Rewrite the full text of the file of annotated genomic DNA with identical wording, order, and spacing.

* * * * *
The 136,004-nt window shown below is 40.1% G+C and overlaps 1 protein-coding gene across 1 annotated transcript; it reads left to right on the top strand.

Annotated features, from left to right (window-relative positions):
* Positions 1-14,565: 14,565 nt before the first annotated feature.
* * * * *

The 136,004-nt window shown below is 40.1% G+C and overlaps 1 protein-coding gene across 1 annotated transcript; it reads left to right on the top strand.

Annotated features, from left to right (window-relative positions):
* Positions 1-14,565: 14,565 nt before the first annotated feature.